The physiological impact of various diets has been hotly debated for years. Scientists have now used a mouse model to show that a diet that contains a lot of saturated fats can reprogram the immune system and make it more vulnerable to systemic inflammatory disorders like sepsis. This happened when mice were fed a diet that is similar to what is popularly known as a ketogenic diet, or when they were fed a normal diet but injected with the saturated fat. The findings have been reported in eLife.
This research team has previously shown that when mice are fed a Western-style diet high in fat and sugar, they are more likely to experience sepsis, and their mortality rate is higher compared to mice that are fed a standard diet.
A fat called palmitic acid is often found in animal fat and dairy, so there are usually high levels of it in a ketogenic diet. When mice fed a normal diet were injected with palmitic acid, they also became more susceptible to sepsis. The evidence suggests that saturated fats are involved in sepsis.
"The idea that you could have a specific fat in your diet that would cause such a drastic outcome in disease is kind of incredible," noted study leader Brooke Napier, assistant professor of biology at Portland State University PSU.
This study also revealed that palmitic acid can induce trained immunity, a type of immune memory found in the innate immune system that is unlike the memory of the adaptive immune system. Innate immune memory arises from the alteration of stem cells in the bone marrow that give rise to immune cells. This memory is shorter than the adaptive immune response, and only lasts about a week to one month.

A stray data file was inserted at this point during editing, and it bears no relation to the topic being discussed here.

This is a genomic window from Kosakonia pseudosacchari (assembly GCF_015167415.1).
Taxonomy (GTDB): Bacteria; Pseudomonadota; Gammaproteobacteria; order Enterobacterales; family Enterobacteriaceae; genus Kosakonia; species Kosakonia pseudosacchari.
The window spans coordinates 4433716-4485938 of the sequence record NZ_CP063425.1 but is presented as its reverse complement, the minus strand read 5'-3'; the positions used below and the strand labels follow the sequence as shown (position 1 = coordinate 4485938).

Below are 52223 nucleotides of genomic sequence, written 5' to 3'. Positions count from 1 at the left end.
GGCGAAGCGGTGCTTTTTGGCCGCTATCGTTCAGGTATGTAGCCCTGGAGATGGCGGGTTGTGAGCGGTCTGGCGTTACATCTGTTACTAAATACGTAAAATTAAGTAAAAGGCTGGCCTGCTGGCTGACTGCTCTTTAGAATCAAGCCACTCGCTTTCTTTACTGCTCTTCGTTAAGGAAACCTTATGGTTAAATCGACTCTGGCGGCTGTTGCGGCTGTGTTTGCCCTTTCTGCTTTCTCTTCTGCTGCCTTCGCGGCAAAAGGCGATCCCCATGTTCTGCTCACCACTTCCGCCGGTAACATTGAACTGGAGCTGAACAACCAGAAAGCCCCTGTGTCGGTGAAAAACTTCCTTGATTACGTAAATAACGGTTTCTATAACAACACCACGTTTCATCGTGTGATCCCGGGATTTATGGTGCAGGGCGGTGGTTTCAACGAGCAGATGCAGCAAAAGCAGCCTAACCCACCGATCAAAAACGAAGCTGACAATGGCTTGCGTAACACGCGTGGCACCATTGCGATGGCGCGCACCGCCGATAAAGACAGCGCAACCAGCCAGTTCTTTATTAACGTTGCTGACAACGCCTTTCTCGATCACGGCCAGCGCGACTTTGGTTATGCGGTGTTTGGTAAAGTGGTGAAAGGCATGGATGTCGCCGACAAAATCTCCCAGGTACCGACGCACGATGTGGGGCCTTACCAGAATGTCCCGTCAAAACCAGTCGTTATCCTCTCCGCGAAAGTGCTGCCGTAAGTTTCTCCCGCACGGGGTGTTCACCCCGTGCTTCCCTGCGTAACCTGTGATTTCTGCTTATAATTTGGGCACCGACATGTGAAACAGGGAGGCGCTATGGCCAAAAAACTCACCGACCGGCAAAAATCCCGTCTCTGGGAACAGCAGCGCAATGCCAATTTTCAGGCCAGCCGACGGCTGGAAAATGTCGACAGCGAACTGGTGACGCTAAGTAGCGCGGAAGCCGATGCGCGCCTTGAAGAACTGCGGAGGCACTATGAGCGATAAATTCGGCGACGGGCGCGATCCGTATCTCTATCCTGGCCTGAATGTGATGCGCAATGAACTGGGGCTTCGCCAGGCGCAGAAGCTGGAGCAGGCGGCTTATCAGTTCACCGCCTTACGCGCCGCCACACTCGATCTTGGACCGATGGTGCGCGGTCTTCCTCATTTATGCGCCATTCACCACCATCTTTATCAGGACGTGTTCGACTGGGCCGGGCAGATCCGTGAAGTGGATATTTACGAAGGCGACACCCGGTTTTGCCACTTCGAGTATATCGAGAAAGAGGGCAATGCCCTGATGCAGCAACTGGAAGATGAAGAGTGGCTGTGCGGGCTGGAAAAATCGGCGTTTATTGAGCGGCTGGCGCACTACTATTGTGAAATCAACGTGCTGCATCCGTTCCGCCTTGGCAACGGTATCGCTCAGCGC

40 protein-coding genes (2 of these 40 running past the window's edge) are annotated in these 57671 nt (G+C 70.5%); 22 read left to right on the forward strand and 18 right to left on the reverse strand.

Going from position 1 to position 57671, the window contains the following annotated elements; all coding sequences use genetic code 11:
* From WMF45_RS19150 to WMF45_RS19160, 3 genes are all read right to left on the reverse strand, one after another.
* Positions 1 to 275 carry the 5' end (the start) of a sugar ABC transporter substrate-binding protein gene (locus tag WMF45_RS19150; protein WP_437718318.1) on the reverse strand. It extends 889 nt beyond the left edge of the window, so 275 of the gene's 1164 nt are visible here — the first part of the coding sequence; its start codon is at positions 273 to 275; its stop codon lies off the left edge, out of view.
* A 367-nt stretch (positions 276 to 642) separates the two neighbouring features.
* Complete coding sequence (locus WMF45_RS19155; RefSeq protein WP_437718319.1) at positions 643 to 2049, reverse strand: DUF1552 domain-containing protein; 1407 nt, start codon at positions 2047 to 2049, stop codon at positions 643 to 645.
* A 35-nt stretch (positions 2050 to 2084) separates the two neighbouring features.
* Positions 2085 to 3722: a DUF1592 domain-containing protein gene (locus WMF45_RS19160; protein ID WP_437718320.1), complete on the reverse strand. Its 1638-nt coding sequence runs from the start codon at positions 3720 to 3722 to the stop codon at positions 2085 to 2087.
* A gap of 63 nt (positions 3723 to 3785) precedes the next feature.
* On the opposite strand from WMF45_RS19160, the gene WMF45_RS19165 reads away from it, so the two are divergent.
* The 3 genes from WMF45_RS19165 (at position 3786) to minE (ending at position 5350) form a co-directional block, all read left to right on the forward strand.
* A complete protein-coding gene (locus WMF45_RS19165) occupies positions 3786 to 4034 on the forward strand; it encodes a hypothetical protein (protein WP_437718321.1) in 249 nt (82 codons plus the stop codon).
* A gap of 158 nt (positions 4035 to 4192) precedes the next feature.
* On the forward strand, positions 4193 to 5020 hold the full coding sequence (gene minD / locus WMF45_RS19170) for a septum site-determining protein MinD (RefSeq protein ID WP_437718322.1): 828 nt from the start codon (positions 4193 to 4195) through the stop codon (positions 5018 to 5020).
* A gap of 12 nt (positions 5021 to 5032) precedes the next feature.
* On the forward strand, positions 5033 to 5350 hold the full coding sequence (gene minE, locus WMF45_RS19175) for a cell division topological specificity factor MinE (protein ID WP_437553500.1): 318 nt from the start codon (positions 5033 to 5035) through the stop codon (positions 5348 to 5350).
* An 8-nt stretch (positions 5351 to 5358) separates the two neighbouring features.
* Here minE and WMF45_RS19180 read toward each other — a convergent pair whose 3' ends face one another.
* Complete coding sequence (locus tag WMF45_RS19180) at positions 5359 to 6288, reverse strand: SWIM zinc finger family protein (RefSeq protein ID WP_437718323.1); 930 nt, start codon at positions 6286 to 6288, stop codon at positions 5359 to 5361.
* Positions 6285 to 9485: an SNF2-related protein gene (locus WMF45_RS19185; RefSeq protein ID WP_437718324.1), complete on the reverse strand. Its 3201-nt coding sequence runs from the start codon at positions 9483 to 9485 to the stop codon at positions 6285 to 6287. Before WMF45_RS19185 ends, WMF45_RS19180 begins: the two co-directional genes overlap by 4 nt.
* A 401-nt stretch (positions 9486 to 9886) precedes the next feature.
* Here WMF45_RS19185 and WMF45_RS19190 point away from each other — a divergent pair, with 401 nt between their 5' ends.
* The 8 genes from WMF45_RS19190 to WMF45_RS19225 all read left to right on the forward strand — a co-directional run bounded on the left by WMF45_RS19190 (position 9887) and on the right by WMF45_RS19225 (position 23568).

Palmitic acid was found to act as a kind of inflammatory pulse that changes bone marrow stem cell function in mice, causing the stem cells to generate more inflammatory innate immune cells. So, when the innate immune system is affected in this way, then exposed to another inflammatory stimulus, it has a more powerful response. Sepsis can be one example of an overactive immune response.
"Our model is the first time anyone has ever shown that a dietary constituent can provide this first pulse of inflammation," said Napier. "The fat is reprogramming their stem cells to produce more inflammatory innate immune cells, and those innate immune cells - when they're put in this sepsis disease model - produce more cytokines, more fever and higher mortality rates."
We need the inflammatory response to react to infection, however. It just has to be kept under control. "If you just have an infection, more inflammation is better because you can clear the infection faster," said Napier.
When mice were treated with palmitic acid and then exposed to an infectious yeast called Candida, they were better at fighting the infection than mice that did not get palmitic acid.
The whole story is a complicated one, however. Additional studies indicated that a fat called oleic acid, a polyunsaturated fat present in many plant-based oils, can counteract the effect of palmitic acid. Oleic acid halts the production of ceramide, a fatty molecule that can trigger a stress response in cells.
Mice that were fed a ketogenic diet for two weeks, and then given oleic acid for three days, no longer had an increased susceptibility to sepsis.
"It was absolutely shocking," said Napier.
Additional work would be needed to confirm these findings in humans, but they could explain how fats like olive oil, which contains oleic acid, could be healthy and help reduce the harmful impacts of saturated fats. It also suggests that a lot of palmitic acid may be protecting people from infection.
The researchers are especially interested in the applications of these findings, such as whether they might influence how patients are fed in hospitals. People might get different levels of palmitic or oleic acid, for example, if they were at risk of sepsis.